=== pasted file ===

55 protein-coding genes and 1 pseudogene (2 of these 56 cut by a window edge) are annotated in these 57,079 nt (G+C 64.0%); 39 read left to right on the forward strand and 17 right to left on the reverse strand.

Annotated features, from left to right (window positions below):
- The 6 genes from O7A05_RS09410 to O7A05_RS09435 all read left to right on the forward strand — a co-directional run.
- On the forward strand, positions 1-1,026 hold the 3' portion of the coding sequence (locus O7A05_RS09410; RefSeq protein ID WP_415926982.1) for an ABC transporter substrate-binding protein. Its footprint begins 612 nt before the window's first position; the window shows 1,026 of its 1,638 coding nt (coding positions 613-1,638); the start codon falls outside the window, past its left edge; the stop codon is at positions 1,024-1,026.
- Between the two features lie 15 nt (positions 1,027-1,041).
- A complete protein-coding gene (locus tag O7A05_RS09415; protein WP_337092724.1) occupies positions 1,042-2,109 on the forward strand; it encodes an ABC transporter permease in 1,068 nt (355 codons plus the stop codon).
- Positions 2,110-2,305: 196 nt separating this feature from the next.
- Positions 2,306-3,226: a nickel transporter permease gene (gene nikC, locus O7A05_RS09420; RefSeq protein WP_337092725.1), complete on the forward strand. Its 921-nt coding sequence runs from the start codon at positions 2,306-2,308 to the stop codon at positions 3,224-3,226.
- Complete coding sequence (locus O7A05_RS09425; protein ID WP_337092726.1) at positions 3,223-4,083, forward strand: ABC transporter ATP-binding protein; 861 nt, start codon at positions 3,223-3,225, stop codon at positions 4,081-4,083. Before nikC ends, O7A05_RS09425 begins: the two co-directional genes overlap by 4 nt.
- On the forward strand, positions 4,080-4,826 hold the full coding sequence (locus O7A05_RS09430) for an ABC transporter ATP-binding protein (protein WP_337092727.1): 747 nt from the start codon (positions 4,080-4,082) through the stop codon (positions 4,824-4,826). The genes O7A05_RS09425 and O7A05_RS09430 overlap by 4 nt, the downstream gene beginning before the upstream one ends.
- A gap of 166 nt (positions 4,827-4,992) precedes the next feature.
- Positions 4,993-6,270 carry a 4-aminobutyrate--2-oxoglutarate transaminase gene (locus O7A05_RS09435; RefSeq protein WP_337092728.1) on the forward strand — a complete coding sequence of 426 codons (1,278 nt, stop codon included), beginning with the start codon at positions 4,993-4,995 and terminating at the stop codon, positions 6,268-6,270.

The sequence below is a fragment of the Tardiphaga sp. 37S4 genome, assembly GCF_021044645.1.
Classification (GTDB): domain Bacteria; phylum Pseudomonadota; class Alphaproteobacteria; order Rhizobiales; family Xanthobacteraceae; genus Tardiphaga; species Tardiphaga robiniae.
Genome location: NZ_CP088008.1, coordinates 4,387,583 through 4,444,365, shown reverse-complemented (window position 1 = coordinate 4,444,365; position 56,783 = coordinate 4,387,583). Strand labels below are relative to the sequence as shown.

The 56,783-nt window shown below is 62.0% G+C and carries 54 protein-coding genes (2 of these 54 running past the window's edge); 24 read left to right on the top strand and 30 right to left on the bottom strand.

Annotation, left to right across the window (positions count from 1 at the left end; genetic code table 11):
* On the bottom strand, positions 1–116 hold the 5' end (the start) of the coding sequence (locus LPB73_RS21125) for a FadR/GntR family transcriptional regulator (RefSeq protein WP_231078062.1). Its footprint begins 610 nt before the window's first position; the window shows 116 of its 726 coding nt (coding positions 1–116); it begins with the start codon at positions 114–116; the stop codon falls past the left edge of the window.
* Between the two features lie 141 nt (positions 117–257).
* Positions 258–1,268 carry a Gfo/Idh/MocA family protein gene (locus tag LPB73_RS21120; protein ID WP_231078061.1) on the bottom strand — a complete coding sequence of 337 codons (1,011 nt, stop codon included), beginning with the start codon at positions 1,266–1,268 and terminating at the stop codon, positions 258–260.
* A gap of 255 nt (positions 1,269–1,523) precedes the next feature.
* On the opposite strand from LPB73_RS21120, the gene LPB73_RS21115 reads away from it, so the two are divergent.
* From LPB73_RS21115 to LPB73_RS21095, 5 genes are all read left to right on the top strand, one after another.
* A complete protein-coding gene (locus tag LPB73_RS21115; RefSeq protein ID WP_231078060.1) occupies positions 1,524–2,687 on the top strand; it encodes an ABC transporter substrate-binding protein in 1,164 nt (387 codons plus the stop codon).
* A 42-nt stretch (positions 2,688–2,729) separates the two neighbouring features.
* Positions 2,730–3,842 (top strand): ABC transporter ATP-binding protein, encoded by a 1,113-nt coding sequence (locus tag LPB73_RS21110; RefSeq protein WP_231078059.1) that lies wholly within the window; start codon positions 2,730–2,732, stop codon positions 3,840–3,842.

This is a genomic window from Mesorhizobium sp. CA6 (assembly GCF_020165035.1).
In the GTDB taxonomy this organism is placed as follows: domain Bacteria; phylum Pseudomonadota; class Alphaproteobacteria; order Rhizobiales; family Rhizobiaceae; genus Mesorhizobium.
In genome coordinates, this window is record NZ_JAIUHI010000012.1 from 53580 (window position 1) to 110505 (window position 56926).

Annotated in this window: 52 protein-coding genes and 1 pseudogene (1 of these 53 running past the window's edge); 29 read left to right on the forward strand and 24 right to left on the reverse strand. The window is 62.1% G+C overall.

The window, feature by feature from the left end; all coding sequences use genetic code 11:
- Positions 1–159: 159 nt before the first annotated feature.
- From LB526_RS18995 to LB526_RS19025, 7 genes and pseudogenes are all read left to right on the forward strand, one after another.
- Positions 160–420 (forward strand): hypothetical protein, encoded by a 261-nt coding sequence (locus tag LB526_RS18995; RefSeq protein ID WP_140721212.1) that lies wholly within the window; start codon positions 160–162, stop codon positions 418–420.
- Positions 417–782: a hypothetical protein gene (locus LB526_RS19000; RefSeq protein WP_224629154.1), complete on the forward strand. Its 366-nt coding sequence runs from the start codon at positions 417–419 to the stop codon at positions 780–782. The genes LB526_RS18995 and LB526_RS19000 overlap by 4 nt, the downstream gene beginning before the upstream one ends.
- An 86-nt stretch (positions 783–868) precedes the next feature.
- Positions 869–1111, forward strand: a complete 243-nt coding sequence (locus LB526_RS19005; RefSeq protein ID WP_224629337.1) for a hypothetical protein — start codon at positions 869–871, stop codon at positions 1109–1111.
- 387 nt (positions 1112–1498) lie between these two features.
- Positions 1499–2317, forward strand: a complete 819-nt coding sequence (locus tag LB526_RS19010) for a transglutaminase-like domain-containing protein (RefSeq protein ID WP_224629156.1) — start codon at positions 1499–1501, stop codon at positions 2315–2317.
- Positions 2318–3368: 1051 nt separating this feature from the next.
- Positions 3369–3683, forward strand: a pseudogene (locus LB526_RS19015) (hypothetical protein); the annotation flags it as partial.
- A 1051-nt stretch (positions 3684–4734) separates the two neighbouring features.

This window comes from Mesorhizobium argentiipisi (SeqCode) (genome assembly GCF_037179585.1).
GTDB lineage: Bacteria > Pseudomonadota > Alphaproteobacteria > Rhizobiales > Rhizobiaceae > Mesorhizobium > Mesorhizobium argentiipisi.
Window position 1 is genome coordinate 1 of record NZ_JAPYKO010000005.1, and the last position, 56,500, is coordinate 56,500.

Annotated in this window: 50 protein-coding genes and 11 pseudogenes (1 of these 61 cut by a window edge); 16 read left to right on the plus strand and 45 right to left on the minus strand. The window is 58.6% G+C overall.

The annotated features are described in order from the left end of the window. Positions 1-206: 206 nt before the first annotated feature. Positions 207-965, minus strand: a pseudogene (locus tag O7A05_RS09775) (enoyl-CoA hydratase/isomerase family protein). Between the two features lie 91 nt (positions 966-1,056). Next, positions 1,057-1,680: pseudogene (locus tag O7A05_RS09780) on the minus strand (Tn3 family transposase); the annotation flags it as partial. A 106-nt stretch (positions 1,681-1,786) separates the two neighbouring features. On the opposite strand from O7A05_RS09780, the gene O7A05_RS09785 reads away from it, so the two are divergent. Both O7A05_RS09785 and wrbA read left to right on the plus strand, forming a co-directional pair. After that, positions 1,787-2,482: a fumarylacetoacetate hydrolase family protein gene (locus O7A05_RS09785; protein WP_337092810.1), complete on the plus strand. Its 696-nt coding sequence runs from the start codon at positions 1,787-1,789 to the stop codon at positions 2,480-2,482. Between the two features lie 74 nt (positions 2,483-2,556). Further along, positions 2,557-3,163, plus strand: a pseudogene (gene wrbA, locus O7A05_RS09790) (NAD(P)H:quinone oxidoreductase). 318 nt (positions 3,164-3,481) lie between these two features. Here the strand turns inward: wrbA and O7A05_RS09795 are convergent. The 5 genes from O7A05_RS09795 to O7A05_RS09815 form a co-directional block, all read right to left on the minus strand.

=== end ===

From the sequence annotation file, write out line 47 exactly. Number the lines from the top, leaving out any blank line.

The annotated features are described in order from the left end of the window. Positions 1-206: 206 nt before the first annotated feature. Positions 207-965, minus strand: a pseudogene (locus tag O7A05_RS09775) (enoyl-CoA hydratase/isomerase family protein). Between the two features lie 91 nt (positions 966-1,056). Next, positions 1,057-1,680: pseudogene (locus tag O7A05_RS09780) on the minus strand (Tn3 family transposase); the annotation flags it as partial. A 106-nt stretch (positions 1,681-1,786) separates the two neighbouring features. On the opposite strand from O7A05_RS09780, the gene O7A05_RS09785 reads away from it, so the two are divergent. Both O7A05_RS09785 and wrbA read left to right on the plus strand, forming a co-directional pair. After that, positions 1,787-2,482: a fumarylacetoacetate hydrolase family protein gene (locus O7A05_RS09785; protein WP_337092810.1), complete on the plus strand. Its 696-nt coding sequence runs from the start codon at positions 1,787-1,789 to the stop codon at positions 2,480-2,482. Between the two features lie 74 nt (positions 2,483-2,556). Further along, positions 2,557-3,163, plus strand: a pseudogene (gene wrbA, locus O7A05_RS09790) (NAD(P)H:quinone oxidoreductase). 318 nt (positions 3,164-3,481) lie between these two features. Here the strand turns inward: wrbA and O7A05_RS09795 are convergent. The 5 genes from O7A05_RS09795 to O7A05_RS09815 form a co-directional block, all read right to left on the minus strand.